Over 80 killed in Ethiopia unrest after singer shot dead

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Members of the Oromo community stop during a protest on University Avenue in St. Paul, Minn., to sing a song by Hachalu Hundessa, Wednesday, July 1, 2020. Protesters apparently outraged by the killing of Hachalu Hundessa, a popular singer in Ethiopia, stopped traffic on an interstate during the evening rush hour, before leaving the highway and walking along surface roads. (Evan Frost/Minnesota Public Radio via AP)

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ADDIS ABABA, Ethiopia (AP) — More than 80 people have been killed in unrest in Ethiopia after a popular singer was shot dead this week, the state-run Ethiopian Broadcasting Corporation says. Hachalu Hundessa was buried Thursday amid tight security.

He had been a prominent voice in anti-government protests that led to a dramatic change in leadership in 2018. Angry protests, including three bomb blasts, followed his death Monday in the capital, Addis Ababa. Scores of people were killed the next day, police in the Oromia region told the state broadcaster.

The unrest poses a major challenge for Prime Minister Abiy Ahmed, who took power in 2018 and introduced sweeping political reforms for which he was awarded the Nobel Peace Prize last year. The singer’s killing has further increased tensions after the government recently delayed the national election, citing the coronavirus pandemic.

Abiy on Thursday said the government will do whatever it takes to restore calm. He hinted there could be links to the killing of the army chief last year and the grenade thrown at one of his own rallies in 2018.

“Our enemies think they will create a conflict and dismantle the country,” he said. “However, this incident … makes us unite together and stop them.”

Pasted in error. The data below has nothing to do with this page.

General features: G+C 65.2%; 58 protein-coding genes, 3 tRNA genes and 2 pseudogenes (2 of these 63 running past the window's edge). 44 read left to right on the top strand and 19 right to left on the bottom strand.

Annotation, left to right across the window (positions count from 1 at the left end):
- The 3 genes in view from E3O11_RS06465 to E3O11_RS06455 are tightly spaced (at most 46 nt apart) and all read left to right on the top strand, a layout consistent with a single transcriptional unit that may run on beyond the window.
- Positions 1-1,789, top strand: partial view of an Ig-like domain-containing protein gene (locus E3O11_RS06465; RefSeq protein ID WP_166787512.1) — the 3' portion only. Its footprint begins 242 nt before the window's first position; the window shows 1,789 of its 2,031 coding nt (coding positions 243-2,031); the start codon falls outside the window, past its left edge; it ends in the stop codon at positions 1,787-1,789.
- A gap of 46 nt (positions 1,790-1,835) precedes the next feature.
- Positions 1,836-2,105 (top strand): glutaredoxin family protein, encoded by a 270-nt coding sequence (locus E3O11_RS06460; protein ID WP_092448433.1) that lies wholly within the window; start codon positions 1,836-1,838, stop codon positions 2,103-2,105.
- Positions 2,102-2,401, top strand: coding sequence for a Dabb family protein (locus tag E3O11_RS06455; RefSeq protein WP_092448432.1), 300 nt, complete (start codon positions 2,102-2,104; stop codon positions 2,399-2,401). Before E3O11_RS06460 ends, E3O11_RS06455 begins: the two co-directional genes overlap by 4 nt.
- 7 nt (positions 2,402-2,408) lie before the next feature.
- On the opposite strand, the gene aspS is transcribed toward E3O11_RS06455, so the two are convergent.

The military has been deployed.

Police late Wednesday said three people had been arrested in the death of the singer, who was buried in his hometown of Ambo. His service was carried on national television.

“Now I do not have anything to say. I only beg you, my son, to get justice,” his father, Hundessa Bonssaa, said.

The mood remained tense and fearful in Addis Ababa as some residents formed protection groups to defend their property from vandals. Hundreds of cars this week have been burned or damaged. Downtown streets were largely empty aside from fire trucks and ambulances.

Internet and mobile data service remain cut in Ethiopia as human rights groups raise concerns about the restrictions. The shutdown has “made it impossible to access information on those killed and injured in the protests,” Human Rights Watch said.

Other arrests this week include that of a well-known Oromo activist, Jawar Mohammed, and more than 30 supporters. The arrest of opposition figures “could make a volatile situation even worse,” Human Rights Watch said.

The Oromo make up Ethiopia’s largest ethnic group but had never held the country’s top post until they helped bring Abiy to power.

In the United States, members of the Oromo community protested the singer’s killing Wednesday in St. Paul, Minn., stopping traffic on an interstate during the evening rush hour.

Ethiopia’s prime minister has seen his administration’s sweeping reforms challenged as the loosening of political space opened the way for ethnic and other grievances, leading in some cases to deadly intercommunal violence.

Abiy earlier called the singer’s killing a “tragedy” and declared that “our enemies will not succeed.”

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